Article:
Who Said Print Was Dead??

Inline Image
Say hello to my leedle friend.

This is currently my favourite toy. The Sony E-Reader PRS-505. About the same size and weight as an A5 Diary, it is for an old sci-fi whore like me, the implementation of The Hitchhiker's Guide To The Galaxy. The only thing missing from the beige, faux-leather outer cover are the words "Don't Panic" in large, friendly letters, and that is the work of five minutes with a pack of self-adhesive letters.

Electronic Book Readers are a growing breed of devices that promise to change the way we read. There are, so far, a handful of first or second generation devices on the market. The most advanced of the breed, Amazon's Kindle, in any of its incarnations is typically unavailable outside the US. The main reason for this is the device's Wi-Fi operability - the device downloads content directly from the web via Whispernet. A similar deal in the UK would have to be brokered with somebody like 3 Mobile, and a UK-specific model of the reader would have to be manufactured so there's probably more likelihood of Miss Piggy breaking the sound barrier. At around $350, (£300ish), the Kindle is also the most pricey of the electronic book readers.

The closest competitors come in around the £200 mark, which makes the technology still fairly pricey but within the scope of other similar gadgetry like PDAs, GPS and the like. Of the competitors, the most widely available in the UK is the Sony E-Reader PRS-505. All the usual suspects carry stocks, with Play.com currently offering the best price of £179.99 - although they no longer offer the external PSU as a freebie which they were doing up to a week or so ago. The PSU will now set you back around £30, but it does mean you can charge the reader in two hours rather than four and you can use it while charging which you can't if you charge via the USB cable.

As regards looks, the Sony E-Reader comes with solid aluminium bodywork which makes the device feel really robust. The controls are pretty simple - a spring-loaded slide on/off switch on the top (similar to an MP3 player, you cock it like a gun rather than switching it on or off). Ten menu buttons down the right hand side of the display, two sets of page-turn buttons forwards and backwards on the front of the reader, a zoom button for changing font sizes and a bookmark button. There's also a straightforward up-down-left-right-and-enter control button on the front of the reader. On the bottom edge of the device is the mini USB connector, the PSU socket and a socket and rocker volume control for a pair of earphones as the E-Reader also plays MP3s. You can read and listen to music at the same time.

The basic model E-Reader in plain silver looks terrific, but there is a designer scarlet version available from John Lewis for about £225.

The BeBook is the closest competitor to the Sony E-Reader, although reports of the build quality are disappointing in comparison. The BeBook has a black plastic body compared to the Sony's metal. At £230, it's pricier than the Sony, but can handle a few more file formats. The device itself is a rebadge of the Chinese Hanlin E-Book Reader.

There are a couple of other devices, but they are harder to get hold of, and tend to be more expensive as well.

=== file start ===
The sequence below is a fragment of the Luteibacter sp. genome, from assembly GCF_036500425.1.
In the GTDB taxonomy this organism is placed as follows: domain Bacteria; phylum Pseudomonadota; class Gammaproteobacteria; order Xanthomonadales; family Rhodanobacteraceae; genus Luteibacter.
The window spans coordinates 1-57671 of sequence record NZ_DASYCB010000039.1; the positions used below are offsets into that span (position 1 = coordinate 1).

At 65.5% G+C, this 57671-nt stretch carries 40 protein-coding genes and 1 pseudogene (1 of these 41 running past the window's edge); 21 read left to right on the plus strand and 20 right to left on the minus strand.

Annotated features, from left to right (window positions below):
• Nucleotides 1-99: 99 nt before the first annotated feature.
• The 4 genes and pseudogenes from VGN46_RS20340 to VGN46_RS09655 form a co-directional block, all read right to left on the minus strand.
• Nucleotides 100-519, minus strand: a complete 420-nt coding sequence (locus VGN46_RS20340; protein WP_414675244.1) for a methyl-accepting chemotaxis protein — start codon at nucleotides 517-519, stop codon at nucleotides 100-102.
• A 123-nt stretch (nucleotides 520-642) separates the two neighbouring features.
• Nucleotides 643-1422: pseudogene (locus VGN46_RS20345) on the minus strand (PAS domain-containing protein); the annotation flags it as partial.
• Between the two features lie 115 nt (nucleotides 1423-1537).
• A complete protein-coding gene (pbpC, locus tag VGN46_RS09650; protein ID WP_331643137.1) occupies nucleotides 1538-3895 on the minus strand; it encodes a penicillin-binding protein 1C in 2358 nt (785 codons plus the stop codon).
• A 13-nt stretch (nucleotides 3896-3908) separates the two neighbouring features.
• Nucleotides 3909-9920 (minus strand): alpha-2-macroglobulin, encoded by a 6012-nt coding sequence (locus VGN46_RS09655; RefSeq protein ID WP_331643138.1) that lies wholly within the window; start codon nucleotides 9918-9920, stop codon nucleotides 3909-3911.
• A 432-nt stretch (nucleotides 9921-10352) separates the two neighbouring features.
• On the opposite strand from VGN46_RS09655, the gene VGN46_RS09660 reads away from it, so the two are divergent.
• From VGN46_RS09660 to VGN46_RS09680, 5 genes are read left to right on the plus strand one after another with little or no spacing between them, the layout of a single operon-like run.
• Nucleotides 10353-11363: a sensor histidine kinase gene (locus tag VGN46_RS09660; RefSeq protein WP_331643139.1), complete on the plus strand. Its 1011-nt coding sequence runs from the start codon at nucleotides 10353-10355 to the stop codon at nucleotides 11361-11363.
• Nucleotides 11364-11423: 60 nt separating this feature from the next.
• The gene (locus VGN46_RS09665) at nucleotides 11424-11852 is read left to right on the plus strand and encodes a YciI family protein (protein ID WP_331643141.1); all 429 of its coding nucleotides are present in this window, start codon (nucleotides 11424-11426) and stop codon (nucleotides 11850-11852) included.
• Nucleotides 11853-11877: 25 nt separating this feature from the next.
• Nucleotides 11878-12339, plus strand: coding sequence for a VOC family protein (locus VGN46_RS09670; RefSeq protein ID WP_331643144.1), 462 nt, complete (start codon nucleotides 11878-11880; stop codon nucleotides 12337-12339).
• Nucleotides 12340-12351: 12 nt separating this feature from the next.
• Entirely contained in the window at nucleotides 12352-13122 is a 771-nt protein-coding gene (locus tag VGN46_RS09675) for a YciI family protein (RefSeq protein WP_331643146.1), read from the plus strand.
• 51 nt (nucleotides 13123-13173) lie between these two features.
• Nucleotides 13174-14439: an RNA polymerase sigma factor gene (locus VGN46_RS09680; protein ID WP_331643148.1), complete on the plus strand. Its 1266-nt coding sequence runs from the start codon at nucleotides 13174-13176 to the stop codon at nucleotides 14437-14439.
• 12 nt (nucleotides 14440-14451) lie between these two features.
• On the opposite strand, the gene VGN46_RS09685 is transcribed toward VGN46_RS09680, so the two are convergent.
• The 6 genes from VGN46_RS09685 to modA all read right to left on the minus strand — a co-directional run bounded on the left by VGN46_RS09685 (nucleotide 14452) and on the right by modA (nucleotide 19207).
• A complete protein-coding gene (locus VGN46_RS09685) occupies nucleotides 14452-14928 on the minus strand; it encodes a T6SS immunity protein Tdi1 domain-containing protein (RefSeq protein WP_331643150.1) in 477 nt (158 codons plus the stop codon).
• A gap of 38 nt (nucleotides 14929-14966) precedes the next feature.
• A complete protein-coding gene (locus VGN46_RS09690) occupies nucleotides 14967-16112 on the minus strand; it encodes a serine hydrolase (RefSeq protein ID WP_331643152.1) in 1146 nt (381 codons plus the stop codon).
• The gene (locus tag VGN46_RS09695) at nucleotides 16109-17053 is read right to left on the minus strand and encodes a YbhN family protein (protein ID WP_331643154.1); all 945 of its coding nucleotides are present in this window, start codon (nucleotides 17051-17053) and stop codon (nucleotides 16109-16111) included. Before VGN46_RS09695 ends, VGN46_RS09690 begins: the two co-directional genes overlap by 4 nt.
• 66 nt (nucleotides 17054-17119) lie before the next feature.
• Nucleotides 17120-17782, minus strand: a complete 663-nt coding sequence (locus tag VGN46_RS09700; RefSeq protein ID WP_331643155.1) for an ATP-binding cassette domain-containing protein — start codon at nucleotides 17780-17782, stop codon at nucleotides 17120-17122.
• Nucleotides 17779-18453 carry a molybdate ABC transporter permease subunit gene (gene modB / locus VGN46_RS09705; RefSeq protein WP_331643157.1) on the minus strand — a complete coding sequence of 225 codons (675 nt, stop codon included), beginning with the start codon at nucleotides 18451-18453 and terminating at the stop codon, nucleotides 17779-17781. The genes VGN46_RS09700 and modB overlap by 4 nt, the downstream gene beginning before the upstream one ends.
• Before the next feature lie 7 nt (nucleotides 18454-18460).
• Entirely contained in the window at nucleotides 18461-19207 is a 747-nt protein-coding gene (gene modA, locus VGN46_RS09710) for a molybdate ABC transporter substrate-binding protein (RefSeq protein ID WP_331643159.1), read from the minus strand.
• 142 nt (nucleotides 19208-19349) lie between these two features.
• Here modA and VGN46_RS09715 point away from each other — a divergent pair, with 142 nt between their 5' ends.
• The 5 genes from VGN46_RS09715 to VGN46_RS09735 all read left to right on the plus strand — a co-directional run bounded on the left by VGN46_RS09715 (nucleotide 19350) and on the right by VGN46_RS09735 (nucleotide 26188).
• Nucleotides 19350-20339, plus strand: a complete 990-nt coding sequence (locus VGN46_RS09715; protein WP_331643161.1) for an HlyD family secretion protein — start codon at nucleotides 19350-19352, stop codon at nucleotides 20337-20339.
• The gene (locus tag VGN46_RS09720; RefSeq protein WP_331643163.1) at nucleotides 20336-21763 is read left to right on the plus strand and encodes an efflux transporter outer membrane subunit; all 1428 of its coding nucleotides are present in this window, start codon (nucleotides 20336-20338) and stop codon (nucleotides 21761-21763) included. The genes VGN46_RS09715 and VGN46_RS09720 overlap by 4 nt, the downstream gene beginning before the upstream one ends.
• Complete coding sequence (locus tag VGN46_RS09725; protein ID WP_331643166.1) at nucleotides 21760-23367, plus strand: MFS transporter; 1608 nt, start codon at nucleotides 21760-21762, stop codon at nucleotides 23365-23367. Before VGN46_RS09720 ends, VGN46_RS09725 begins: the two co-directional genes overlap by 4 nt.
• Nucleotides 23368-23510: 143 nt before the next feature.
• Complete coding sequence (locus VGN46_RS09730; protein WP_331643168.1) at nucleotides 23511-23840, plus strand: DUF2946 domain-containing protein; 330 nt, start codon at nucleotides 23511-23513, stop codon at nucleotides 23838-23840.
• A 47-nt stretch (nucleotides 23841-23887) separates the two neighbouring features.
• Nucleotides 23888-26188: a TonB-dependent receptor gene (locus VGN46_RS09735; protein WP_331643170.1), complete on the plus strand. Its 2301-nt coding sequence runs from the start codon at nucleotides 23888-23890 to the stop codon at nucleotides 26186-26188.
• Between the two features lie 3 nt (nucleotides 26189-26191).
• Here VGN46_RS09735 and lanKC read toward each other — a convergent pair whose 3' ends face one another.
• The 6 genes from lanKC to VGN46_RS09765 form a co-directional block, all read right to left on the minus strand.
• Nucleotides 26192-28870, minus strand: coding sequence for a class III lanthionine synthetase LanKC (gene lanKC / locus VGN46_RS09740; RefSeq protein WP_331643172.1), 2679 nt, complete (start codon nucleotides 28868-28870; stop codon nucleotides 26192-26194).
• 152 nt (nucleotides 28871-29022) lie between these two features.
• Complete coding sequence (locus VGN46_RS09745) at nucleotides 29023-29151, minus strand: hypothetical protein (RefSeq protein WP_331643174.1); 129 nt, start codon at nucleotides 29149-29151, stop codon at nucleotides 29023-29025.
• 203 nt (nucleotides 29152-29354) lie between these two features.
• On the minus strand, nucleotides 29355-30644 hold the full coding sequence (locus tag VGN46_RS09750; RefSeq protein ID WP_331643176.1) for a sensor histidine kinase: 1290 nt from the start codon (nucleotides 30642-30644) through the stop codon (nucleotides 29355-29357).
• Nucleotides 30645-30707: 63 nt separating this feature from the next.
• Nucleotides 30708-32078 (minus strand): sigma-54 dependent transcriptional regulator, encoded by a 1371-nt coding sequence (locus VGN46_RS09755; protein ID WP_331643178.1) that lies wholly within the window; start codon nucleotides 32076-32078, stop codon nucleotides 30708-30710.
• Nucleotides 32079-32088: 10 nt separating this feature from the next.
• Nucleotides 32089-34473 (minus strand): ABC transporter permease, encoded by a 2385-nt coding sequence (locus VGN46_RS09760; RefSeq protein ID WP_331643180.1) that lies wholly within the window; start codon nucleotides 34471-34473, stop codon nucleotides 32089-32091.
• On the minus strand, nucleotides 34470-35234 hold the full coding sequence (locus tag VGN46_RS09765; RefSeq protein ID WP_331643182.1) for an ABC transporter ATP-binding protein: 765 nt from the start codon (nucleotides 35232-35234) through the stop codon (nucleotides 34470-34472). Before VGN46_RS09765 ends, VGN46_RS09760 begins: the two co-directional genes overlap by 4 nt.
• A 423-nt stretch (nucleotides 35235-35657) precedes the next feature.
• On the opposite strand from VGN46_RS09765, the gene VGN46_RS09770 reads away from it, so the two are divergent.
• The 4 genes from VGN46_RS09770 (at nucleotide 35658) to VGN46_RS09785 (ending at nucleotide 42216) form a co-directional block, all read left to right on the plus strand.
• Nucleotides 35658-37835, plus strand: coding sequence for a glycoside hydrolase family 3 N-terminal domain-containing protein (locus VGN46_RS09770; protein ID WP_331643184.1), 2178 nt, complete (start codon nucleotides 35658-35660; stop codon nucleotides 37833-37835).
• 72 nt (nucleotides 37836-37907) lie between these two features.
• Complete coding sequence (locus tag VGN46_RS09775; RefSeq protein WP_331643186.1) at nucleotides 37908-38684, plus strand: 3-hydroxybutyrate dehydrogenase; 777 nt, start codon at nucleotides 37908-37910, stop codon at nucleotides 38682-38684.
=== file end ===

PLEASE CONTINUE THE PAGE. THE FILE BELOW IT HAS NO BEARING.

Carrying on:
All of them have the air of Captain Picard's PADD - a smallish (six-inch) display using the new E-Ink technology. The E-Ink display has the look and feel of one of those "magic pad" drawing toys - a sticky translucent sheet on a slightly oily black backing - when you drew on the film, it stuck where you had pressed to the black backing. When you wanted to start again, you peeled the film off the backing again and the image "magically" vanished. You don't of course peel off the E-Ink display, but it has the same light-grey look. Contrast levels with E-Ink have been one of the problems inherent in the technology, with a "paper-white" display still not achievable. Some early adopters have bemoaned the lack of a backlight on the display, but the inclusion of a backlight would negate the power-savings made by the E-Ink display. A colour display is also a while away.

Battery-life is the big eye-opener of the electronic book readers. Because E-Ink only requires power to redraw the display, the battery life is talked about in page-turns rather than hours. The Sony and the BeBook - its closest competitor - both have battery charges of around 7000 page-turns (or War and Peace five times cover to cover). In practice, the battery seldom seems to discharge fully, as it tops up to full capacity fairly rapidly while transferring content over the USB link.

I'd hate to get into an Egon-Spengler-type argument that "Print Is Dead", because it obviously isn't - the paperless office never happened (if anything the reverse happened), and if you're absolutely honest the E-Reader emulates the whole reading-off-paper paradigm rather than being some whiz-bang screen-graphic experience.

The great thing about the E-Reader is that you can put a ton (literally) of content on the thing, and depending on your reading tastes cheaply or completely free. According to Sony's own blurb, their E-Reader has a capacity of 160 eBooks. That's undoubtedly eBooks in Sony's proprietorial file formats LRF and LRX, because I've managed to pack 320 eBooks on to my E-Reader in a combination of ePUB and RTF formats, and I still have around 50Mb of the 210Mb capacity free. In anybody's money, 320 books would make anybody's book shelves creak.